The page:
A Life/Art Perspective

As we find ourselves in the middle of the summer in this new phase of the pandemic, more open but still uncertain, I find that the term ‘languishing’ describes what many people are feeling. As we all know loss, mental health crises and an increase in substance use has been significant over the past year, but a pervasive experience at this time is a dulling of the senses due to the after effects of ‘quarantine’ and underlying stress.

“Languishing is apathy, a sense of restlessness, feeling unsettled or an overall lack of interest in life or the things that typically bring you joy,” says Shemiah Derrick, a licensed professional counselor. This article in the NY Times also addresses ‘languishing’ in our current climate. 

So what do we do about this? 

The first step is awareness – naming it and recognizing if this apathy or joylessness is getting in the way of your well-being and/or your functioning in life.

The next step is acceptance – not judging yourself for how you are feeling; instead leaning into the reality of your situation and acknowledging that it is a normal reaction to challenging life circumstances. 

And then action helps us to change our perspective and remember our choices. Sometimes small shifts can move us to a different reality. Even if the feeling of ‘dullness’ is subtle there may be a desire to boost your feeling of aliveness and engagement.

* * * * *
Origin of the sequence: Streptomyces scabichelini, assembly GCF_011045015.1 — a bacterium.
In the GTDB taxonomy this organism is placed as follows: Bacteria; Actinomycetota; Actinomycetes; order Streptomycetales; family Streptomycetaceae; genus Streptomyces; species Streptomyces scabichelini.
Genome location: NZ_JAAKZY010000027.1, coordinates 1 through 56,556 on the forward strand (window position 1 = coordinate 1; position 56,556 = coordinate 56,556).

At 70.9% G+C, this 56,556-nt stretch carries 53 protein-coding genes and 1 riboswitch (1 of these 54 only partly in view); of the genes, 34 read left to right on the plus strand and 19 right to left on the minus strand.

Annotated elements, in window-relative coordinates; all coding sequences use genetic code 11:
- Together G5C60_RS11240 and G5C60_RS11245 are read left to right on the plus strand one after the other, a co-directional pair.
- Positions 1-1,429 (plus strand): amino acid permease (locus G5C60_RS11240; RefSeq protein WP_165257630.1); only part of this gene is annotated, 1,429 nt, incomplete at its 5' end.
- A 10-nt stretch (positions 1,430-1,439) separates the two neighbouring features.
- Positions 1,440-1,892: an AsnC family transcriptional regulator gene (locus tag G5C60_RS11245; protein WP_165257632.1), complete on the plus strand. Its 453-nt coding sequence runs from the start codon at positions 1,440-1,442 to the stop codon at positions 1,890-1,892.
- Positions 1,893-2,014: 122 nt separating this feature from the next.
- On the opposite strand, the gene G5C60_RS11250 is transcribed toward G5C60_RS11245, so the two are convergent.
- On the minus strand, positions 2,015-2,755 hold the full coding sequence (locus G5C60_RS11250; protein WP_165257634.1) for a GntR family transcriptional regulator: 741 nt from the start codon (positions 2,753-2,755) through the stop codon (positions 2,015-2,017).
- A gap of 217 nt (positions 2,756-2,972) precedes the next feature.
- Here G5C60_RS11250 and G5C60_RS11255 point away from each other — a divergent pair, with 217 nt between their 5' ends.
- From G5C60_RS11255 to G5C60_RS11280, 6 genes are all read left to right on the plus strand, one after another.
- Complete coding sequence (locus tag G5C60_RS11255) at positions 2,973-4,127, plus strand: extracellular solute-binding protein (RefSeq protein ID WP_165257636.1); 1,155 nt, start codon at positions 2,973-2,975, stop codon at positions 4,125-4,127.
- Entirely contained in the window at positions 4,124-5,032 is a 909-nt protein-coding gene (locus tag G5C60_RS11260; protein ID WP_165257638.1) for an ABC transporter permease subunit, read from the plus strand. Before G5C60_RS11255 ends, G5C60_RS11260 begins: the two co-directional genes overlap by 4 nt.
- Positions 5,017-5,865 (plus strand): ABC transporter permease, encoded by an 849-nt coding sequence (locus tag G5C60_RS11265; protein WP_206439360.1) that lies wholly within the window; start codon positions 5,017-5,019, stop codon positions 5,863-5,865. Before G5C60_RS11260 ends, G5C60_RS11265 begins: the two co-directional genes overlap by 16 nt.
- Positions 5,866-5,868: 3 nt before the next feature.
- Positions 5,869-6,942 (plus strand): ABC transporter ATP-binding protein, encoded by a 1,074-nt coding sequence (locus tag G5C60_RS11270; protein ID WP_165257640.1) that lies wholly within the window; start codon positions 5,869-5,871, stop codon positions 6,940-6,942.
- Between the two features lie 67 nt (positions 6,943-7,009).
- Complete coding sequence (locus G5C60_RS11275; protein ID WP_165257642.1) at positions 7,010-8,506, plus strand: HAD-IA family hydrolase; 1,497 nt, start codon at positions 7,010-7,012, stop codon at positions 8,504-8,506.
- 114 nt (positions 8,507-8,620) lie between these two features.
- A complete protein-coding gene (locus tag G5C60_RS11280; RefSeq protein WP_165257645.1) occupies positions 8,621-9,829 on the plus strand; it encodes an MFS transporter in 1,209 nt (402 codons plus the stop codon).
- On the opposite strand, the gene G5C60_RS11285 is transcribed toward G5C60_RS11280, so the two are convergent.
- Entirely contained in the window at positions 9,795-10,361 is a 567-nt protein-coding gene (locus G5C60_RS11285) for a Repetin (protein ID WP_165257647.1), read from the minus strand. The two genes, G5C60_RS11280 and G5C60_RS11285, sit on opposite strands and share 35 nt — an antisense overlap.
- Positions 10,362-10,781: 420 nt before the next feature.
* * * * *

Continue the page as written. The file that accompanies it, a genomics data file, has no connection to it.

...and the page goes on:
Art is a way through…it can provide a natural life/art remedy. Here are a few benefits of art making:

  • Creative expression helps us find flow. Creative thinker and organizational psychologist Adam Grant says that “people who became more immersed in their projects managed to avoid languishing and maintained their pre-pandemic happiness.” Unplugging from our devices and spending time in a creative activity (writing, music, dance or gardening, cooking, etc..) provides needed nourishment.
  • Making art increases aliveness as we drop into another reality. Depending on the art medium, we can access story, color, emotion, kinesthetic connection, symbolic imagery and with this comes curiosity and imagination which feeds our mind and heart. This enlivens our days and wakes us up to the pulse of the universe. 
  • Art is a truth teller. When we feel stuck or lost, we often are pushing away from our deeper feelings and needs. Putting our life stories – tensions, surprises, and inquiries into aesthetic form helps us unfold to who we are and what is stirring us. 

With warmth, Adriana